Gunlom Falls sacred site protection
Statement – Director of National Parks
Parks Australia has today reaffirmed its commitment to resolving the issues raised by the Aboriginal Areas Protection Authority (AAPA) in a constructive manner, and to work with the Traditional Owners of Kakadu National Park to ensure their culture, their heritage and their sacred sites are protected.
The Director of National Parks (Director) affirms its ongoing commitment to the management and protection of Kakadu National Park in partnership with Traditional Owners.
To address the concerns raised by Traditional Owners in September 2019 in relation to the construction of a new walking track to the top of Gunlom Falls, the Director has obtained an AAPA Authority Certificate that will enable the relocation of a section of the track. The Director will be on Park next week to commence discussions with traditional owners on the rectification. The walking track will remain closed until this rectification work has been completed and the track follows a new alignment that is acceptable to Traditional Owners.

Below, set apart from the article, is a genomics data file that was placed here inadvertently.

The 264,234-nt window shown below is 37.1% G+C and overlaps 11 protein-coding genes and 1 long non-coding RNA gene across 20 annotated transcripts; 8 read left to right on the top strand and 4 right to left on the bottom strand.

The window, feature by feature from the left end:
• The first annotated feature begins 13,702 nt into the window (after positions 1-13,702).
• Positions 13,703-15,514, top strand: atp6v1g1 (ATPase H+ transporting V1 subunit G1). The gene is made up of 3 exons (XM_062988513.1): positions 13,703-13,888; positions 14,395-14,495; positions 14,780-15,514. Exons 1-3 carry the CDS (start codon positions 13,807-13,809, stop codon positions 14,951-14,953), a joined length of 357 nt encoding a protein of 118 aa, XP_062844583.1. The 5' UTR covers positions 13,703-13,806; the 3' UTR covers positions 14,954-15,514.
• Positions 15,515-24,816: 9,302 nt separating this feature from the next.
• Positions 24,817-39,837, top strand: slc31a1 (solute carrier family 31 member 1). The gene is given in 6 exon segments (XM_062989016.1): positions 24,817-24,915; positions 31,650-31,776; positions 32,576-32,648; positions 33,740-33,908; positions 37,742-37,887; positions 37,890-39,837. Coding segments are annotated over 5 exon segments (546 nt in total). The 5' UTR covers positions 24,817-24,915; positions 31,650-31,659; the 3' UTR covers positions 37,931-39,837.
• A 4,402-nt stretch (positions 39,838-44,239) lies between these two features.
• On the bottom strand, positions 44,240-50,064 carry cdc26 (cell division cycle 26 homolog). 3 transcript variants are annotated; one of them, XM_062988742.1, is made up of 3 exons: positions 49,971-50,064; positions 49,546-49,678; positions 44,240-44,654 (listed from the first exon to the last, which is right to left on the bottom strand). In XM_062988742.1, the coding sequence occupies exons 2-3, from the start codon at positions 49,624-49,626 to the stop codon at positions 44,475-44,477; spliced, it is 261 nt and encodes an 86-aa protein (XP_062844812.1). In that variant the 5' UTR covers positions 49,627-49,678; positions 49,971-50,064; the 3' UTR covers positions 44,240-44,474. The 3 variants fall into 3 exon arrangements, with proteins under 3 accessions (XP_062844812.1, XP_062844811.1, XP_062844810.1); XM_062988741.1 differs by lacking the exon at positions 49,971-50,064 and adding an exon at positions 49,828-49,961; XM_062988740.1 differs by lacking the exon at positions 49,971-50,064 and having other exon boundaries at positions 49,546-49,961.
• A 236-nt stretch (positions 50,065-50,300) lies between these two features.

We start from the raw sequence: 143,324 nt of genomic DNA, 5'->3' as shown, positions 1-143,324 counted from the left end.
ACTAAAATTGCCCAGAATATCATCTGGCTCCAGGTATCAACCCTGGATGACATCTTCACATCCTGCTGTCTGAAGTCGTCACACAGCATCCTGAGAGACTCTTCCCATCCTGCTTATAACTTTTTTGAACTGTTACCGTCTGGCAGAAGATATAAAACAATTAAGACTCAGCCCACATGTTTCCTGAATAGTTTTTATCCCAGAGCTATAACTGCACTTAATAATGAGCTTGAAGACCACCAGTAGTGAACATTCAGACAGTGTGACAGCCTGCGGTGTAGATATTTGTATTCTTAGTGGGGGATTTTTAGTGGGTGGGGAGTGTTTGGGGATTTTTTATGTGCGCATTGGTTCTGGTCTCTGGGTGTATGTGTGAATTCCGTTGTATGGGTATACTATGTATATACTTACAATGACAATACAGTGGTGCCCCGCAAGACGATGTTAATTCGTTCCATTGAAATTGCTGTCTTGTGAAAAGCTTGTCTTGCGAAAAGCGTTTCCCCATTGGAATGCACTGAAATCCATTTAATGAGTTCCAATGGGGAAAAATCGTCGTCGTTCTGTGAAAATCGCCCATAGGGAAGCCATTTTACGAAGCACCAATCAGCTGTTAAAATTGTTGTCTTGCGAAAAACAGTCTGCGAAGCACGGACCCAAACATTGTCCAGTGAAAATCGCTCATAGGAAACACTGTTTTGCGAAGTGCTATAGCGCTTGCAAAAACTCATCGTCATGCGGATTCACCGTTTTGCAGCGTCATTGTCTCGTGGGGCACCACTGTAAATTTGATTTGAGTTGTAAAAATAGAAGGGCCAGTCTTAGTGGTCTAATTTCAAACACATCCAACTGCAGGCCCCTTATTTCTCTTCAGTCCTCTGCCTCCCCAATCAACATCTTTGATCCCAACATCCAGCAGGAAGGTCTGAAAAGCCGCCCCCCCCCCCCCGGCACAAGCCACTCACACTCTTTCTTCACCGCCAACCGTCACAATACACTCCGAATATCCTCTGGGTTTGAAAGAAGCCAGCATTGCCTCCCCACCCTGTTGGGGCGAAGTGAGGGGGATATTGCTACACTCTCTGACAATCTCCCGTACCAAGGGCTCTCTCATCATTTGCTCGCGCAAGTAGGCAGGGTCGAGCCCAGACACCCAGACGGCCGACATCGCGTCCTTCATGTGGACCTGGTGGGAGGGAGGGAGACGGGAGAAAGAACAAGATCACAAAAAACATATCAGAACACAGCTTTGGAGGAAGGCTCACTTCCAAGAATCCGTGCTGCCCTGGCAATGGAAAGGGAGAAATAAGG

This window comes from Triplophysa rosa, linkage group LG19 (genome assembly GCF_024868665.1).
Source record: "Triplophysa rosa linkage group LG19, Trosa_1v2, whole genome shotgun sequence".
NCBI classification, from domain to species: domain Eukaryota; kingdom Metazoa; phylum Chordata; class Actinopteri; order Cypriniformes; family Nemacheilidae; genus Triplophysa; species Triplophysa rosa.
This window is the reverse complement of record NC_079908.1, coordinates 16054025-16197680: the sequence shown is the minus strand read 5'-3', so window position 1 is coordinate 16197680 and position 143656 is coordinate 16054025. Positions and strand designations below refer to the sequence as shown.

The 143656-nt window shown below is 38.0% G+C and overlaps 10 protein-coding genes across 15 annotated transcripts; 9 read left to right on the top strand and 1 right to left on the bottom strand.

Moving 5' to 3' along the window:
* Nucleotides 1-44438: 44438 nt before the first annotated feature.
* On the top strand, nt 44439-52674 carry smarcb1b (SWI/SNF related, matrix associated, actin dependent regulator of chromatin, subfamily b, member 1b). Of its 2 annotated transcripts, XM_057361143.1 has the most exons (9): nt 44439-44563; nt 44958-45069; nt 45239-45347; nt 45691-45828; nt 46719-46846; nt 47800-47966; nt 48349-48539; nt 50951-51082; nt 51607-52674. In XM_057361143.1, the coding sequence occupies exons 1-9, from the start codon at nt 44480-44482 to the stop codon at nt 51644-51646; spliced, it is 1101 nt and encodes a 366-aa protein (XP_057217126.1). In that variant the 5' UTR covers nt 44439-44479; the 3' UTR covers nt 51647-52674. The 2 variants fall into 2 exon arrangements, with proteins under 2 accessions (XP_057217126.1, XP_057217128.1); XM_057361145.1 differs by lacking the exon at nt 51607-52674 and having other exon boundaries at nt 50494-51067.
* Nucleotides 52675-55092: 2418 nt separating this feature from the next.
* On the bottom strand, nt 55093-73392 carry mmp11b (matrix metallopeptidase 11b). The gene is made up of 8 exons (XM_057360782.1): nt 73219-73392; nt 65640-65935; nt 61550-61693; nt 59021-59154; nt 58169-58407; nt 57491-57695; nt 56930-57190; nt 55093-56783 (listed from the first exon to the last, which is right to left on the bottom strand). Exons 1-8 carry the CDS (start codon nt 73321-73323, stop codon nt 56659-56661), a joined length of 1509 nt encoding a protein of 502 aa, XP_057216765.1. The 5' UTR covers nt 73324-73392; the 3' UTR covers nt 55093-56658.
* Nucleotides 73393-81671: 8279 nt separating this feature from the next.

In addition to obtaining an Authority Certificate for the rectification of the Gunlom Falls walking track, The Director will issue a binding direction to all Parks Australia staff working on matters relating to Kakadu National Park, requiring them to consider the impacts of any works conducted in the park, to consult with AAPA where there may be an impact on any sacred site, and to obtain Authority Certificates to carry out relevant works. This follows consultation over the past six months with the Northern Land Council and Kakadu Board of Management to update and formalise Traditional Owner consultation processes for Kakadu National Park.
In regard to the AAPA prosecution of the Director for constructing a walking track at Gunlom Falls without having obtained an Authority Certificate, the DNP is required by legislation to notify the court and issue a notice to the Commonwealth and State and Territory Attorneys-General where constitutional issues arise in a prosecution.
Kakadu National Park is an internationally significant cultural and natural landscape, dual World Heritage listed for its continuing Bininj/Mungguy culture and environmental values. It protects a rich collection of cultural sites, including ceremonial and sacred sites, and one of the world’s largest concentrations of rock art sites.